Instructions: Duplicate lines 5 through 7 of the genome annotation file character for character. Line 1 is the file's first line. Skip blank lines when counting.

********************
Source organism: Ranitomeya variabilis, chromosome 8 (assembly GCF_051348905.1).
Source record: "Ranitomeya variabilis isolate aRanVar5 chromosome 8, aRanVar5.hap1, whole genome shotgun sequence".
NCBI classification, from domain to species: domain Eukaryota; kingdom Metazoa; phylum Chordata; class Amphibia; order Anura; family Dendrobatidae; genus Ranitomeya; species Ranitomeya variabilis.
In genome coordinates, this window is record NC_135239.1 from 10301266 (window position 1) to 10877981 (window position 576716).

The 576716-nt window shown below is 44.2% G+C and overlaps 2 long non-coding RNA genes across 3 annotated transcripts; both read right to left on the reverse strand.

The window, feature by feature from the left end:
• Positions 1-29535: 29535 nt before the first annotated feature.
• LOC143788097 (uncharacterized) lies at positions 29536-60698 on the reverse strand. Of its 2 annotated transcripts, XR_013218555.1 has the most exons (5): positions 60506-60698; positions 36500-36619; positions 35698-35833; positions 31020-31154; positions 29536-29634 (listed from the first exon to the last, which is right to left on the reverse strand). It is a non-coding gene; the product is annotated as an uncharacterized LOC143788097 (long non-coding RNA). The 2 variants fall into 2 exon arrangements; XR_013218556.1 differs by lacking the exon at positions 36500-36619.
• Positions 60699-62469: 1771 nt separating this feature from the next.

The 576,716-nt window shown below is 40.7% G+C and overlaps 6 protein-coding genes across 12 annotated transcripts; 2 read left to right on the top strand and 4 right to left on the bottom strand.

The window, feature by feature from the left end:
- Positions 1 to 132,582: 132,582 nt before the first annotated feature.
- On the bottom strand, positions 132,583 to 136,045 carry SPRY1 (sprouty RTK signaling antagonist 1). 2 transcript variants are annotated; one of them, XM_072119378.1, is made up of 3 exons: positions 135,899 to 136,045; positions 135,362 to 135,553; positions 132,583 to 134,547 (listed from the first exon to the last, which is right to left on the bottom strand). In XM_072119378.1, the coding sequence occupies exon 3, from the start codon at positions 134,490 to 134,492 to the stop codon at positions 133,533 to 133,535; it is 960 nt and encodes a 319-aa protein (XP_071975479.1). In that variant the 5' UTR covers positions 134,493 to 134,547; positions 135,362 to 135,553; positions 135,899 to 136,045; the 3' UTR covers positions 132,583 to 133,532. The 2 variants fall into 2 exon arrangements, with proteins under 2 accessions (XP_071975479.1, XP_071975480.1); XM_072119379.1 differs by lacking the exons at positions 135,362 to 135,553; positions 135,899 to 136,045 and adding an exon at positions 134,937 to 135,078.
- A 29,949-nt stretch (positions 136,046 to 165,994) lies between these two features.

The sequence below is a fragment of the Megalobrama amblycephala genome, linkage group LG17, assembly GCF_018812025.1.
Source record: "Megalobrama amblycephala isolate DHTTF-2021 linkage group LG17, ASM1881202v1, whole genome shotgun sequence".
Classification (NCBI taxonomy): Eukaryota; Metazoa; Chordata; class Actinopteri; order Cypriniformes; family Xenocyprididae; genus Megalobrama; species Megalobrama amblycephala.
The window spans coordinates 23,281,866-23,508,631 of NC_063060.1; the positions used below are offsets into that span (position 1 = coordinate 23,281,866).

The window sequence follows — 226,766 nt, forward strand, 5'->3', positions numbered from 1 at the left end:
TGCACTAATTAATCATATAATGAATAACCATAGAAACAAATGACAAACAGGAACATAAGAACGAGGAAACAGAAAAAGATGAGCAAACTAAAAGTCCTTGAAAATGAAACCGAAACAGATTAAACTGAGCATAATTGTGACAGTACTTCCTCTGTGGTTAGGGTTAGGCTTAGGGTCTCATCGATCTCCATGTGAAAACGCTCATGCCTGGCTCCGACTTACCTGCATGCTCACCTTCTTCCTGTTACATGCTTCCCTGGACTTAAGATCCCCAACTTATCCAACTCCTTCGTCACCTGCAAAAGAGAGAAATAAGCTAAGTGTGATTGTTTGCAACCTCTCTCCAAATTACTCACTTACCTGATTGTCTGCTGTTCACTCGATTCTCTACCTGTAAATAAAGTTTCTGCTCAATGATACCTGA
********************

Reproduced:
The 576716-nt window shown below is 44.2% G+C and overlaps 2 long non-coding RNA genes across 3 annotated transcripts; both read right to left on the reverse strand.

The window, feature by feature from the left end:
• Positions 1-29535: 29535 nt before the first annotated feature.